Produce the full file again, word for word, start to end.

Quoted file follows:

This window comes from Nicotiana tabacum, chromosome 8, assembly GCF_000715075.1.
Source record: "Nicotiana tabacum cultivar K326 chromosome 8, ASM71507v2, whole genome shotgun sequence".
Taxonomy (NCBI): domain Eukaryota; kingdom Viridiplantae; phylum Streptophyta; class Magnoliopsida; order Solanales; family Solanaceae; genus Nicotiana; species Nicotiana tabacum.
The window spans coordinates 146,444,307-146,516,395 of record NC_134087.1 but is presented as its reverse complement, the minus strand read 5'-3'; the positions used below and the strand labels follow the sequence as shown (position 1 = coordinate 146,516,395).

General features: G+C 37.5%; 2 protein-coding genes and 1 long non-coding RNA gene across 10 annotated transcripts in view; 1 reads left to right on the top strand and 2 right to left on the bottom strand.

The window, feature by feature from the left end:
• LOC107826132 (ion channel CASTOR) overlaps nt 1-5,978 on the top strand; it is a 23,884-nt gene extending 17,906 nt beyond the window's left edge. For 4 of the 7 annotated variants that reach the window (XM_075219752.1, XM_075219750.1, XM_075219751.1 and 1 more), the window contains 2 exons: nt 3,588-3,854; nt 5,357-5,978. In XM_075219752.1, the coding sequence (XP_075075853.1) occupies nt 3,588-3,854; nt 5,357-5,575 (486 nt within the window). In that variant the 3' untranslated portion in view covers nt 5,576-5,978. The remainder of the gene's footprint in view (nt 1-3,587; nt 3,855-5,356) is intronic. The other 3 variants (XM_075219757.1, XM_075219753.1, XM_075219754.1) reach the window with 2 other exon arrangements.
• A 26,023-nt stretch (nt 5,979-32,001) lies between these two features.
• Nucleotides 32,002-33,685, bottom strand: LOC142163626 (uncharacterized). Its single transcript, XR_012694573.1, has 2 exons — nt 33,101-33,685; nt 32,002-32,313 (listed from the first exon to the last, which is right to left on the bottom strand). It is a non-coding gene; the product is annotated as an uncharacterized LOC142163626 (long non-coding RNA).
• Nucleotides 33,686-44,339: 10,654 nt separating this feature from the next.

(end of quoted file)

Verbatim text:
This window comes from Nicotiana tabacum, chromosome 8, assembly GCF_000715075.1.
Source record: "Nicotiana tabacum cultivar K326 chromosome 8, ASM71507v2, whole genome shotgun sequence".
Taxonomy (NCBI): domain Eukaryota; kingdom Viridiplantae; phylum Streptophyta; class Magnoliopsida; order Solanales; family Solanaceae; genus Nicotiana; species Nicotiana tabacum.
The window spans coordinates 146,444,307-146,516,395 of record NC_134087.1 but is presented as its reverse complement, the minus strand read 5'-3'; the positions used below and the strand labels follow the sequence as shown (position 1 = coordinate 146,516,395).

General features: G+C 37.5%; 2 protein-coding genes and 1 long non-coding RNA gene across 10 annotated transcripts in view; 1 reads left to right on the top strand and 2 right to left on the bottom strand.

The window, feature by feature from the left end:
• LOC107826132 (ion channel CASTOR) overlaps nt 1-5,978 on the top strand; it is a 23,884-nt gene extending 17,906 nt beyond the window's left edge. For 4 of the 7 annotated variants that reach the window (XM_075219752.1, XM_075219750.1, XM_075219751.1 and 1 more), the window contains 2 exons: nt 3,588-3,854; nt 5,357-5,978. In XM_075219752.1, the coding sequence (XP_075075853.1) occupies nt 3,588-3,854; nt 5,357-5,575 (486 nt within the window). In that variant the 3' untranslated portion in view covers nt 5,576-5,978. The remainder of the gene's footprint in view (nt 1-3,587; nt 3,855-5,356) is intronic. The other 3 variants (XM_075219757.1, XM_075219753.1, XM_075219754.1) reach the window with 2 other exon arrangements.
• A 26,023-nt stretch (nt 5,979-32,001) lies between these two features.
• Nucleotides 32,002-33,685, bottom strand: LOC142163626 (uncharacterized). Its single transcript, XR_012694573.1, has 2 exons — nt 33,101-33,685; nt 32,002-32,313 (listed from the first exon to the last, which is right to left on the bottom strand). It is a non-coding gene; the product is annotated as an uncharacterized LOC142163626 (long non-coding RNA).
• Nucleotides 33,686-44,339: 10,654 nt separating this feature from the next.